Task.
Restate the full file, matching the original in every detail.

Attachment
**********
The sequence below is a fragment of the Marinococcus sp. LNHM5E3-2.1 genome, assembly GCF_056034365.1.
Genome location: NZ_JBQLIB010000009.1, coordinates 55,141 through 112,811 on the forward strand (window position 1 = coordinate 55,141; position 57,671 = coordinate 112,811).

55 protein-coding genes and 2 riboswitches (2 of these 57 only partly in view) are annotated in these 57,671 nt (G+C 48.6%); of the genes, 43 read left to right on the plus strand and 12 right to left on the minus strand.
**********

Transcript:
The sequence below is a fragment of the Marinococcus sp. LNHM5E3-2.1 genome, assembly GCF_056034365.1.
Genome location: NZ_JBQLIB010000009.1, coordinates 55,141 through 112,811 on the forward strand (window position 1 = coordinate 55,141; position 57,671 = coordinate 112,811).

55 protein-coding genes and 2 riboswitches (2 of these 57 only partly in view) are annotated in these 57,671 nt (G+C 48.6%); of the genes, 43 read left to right on the plus strand and 12 right to left on the minus strand.